Today’s culture is turning devoted mothers into ‘careless monsters’ after numerous women are shamed for leaving their kid in the car for a couple minutes. Children are living their lives with almost no social interactions and no independence. This is because parents are fearful of what could happen to them or are they fearful of what others might think of their parenting skills.
Background and Evidence
A woman named Kim Brooks writes about her experience after she innocently left her child in the car for 5 minutes while she ran into a store to run a quick errand. She returned to her car and her son was in the same place she left him playing a game in his car seat in the backseat. Except little did she know that a bystander had watched her do this and reported it to local enforcement. She felt terribly guilty about what she had done until she realized that this small act was just outside of today’s social norm. Most adults today had been left in cars, parks and even their houses for up to multiple hours alone when they were children. But today there are no kids playing alone in parks or being left alone in cars for even just a couple of minutes. People are beginning to blame today’s culture of being too fearful. Parents who smother their kids are not letting them experience independence or how to express their emotions with other kids and build genuine face-to-face friendships.
Sources I Have Found
This is an article by Kim Brooks about her experience with the cops. She tells her story of her son and adds her opinions about fear affecting the social norms on how to parent a child properly. She also interviews other women with similar experiences who agree that they are not bad or lazy moms like others would call them.
An article written about the book Small Animals by Kim Brooks makes a point about actually driving in a car with a child. It is way more dangerous than the statistics of leaving a child alone for a few minutes and hoping the boogeyman doesn’t steal him. She explains that this generation knows enough about risks like wearing a helmet and a seat belt but fear is what is driving the childhood of children to be different.
Depression rates in children are higher than ever. This article blames the difference in the way children are raised on the way that adults view them. They believe it is their job to teach when in reality kids learn almost everything by watching other kids around them. Children don’t get enough play time as they used to and therefore are not learning enough social skills with their peers.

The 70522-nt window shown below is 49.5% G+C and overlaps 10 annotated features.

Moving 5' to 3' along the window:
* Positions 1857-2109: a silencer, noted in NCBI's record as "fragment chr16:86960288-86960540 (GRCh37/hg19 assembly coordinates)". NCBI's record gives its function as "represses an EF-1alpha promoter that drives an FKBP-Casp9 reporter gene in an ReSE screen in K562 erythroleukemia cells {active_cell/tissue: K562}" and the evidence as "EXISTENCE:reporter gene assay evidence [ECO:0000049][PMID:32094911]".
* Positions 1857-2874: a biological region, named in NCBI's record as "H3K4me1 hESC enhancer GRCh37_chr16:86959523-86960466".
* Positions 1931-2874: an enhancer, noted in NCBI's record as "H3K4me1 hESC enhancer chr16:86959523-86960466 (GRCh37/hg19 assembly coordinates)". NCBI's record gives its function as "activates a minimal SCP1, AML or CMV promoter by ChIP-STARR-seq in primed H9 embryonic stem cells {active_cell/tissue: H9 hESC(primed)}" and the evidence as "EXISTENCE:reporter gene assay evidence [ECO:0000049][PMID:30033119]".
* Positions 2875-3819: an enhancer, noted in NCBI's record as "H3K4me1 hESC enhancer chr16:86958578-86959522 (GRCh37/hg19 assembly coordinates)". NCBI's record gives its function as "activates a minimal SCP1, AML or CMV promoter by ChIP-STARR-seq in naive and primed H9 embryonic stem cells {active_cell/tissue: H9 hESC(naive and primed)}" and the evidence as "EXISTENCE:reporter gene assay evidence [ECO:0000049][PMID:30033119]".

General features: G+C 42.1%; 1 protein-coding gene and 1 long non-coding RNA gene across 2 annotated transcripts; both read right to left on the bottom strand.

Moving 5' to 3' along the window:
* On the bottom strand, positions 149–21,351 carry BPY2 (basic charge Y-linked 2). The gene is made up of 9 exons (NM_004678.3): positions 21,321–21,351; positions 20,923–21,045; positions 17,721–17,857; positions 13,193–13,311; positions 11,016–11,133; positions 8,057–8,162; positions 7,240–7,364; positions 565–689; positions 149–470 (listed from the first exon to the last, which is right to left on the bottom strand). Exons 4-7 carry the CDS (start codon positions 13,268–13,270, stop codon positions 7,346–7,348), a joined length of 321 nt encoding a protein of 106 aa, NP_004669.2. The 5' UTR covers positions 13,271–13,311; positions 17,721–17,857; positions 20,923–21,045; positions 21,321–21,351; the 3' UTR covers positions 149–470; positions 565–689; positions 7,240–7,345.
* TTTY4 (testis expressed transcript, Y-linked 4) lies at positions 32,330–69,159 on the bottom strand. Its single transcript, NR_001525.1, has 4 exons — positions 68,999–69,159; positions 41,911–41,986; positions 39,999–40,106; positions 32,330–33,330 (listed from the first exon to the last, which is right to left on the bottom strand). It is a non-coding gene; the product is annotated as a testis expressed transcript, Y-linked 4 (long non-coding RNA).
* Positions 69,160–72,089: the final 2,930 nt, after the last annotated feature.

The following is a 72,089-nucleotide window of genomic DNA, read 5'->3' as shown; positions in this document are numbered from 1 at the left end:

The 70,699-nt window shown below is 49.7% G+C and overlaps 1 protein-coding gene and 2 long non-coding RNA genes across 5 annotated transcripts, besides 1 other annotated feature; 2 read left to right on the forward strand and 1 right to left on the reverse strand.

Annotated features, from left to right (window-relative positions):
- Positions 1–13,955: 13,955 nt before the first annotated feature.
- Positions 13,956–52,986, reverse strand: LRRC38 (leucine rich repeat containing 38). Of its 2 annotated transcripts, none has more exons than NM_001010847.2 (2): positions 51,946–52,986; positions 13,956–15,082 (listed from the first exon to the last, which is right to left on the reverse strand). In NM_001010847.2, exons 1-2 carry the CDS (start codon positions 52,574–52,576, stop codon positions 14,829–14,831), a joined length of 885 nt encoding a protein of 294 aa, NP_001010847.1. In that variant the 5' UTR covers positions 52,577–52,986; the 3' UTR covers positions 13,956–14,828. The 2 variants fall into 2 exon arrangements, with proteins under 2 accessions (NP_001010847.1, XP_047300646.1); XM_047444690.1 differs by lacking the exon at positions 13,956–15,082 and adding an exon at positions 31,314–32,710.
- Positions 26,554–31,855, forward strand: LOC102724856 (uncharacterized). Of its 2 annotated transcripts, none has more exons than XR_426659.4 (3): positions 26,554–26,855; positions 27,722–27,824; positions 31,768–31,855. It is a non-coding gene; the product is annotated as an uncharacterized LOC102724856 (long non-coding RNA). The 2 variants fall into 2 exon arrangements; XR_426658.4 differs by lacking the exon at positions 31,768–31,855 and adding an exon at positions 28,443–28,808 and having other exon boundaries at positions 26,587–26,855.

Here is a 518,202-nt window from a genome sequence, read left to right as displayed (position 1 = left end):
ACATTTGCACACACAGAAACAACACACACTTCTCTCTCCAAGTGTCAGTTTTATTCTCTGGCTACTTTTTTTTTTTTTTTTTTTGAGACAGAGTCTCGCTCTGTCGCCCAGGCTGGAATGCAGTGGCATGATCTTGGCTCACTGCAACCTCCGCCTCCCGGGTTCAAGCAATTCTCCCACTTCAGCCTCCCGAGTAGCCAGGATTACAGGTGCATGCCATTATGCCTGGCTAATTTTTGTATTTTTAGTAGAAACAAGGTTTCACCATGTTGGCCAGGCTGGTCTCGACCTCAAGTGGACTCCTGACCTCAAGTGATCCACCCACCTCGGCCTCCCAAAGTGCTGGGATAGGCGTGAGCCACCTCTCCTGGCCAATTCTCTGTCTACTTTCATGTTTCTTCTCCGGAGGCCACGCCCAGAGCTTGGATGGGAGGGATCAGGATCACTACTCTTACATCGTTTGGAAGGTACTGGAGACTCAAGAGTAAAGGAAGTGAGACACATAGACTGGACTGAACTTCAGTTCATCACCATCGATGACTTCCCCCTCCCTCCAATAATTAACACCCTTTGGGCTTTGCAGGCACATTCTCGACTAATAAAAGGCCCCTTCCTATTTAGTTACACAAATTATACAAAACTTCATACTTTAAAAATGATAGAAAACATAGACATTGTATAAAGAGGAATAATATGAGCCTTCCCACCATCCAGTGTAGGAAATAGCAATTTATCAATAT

Other countries respond to Brooks op-ed in shock of how strict parents are in America. They tell stories of their children being independent enough to do their own chores and not come home until dinnertime without notifying their parents. Every parent has the fear of something bad happening to their kids but they refuse to let it run their lives.
Children who are around adults all the time are learning the wrong things. They pick up on everything including the bad things like profanity. Children should get away from their parents to learn independence. Independence leads to courage which is needed to face challenges in life. Once kids start playing together they are using their communication skills to establish rules and talk about their emotions. They also learn how to share and not be selfish.
Sources I Haven’t Found
I would like to find more stories about the difference in childhood today versus a different time period.
- A point can be made that if everyone becomes more lenient with their children’s whereabouts, abductions and kidnapping numbers may become higher than they already are.
- People might think it is old school to want to have the same childhood as “back in the day” but it is more about the benefitting a child’s skills.
My only fear for this OpEd-in-progress is how you’ll manage to combine the many threads of your fascinating topic, Ajuuy. It will be daunting to combine the “neglectful parent” thread with the “depressed child” thread with the “reasonable fear of abduction” thread with the “helicopter parent” thread without making readers feel you don’t have a clear thesis of your own.
Your thesis statement should be the place where you distill your many ideas into a bold and clear declaration.
Yours wavers, leading to my confusion, where it should hold still. Maybe your thesis is: Shaming parents who deviate from a 24-hour-surveillance approach to parenting is creating a generation of unfulfilled, fully-dependent, helpless, anxious kids who will never leave home and have lives of their own.
Or something like that. You do need to do more than synthesize the several articles you’re referencing here. The primary value of your OpEd will be to reason well, provide good ideas, and suggest ways to cure a social ill.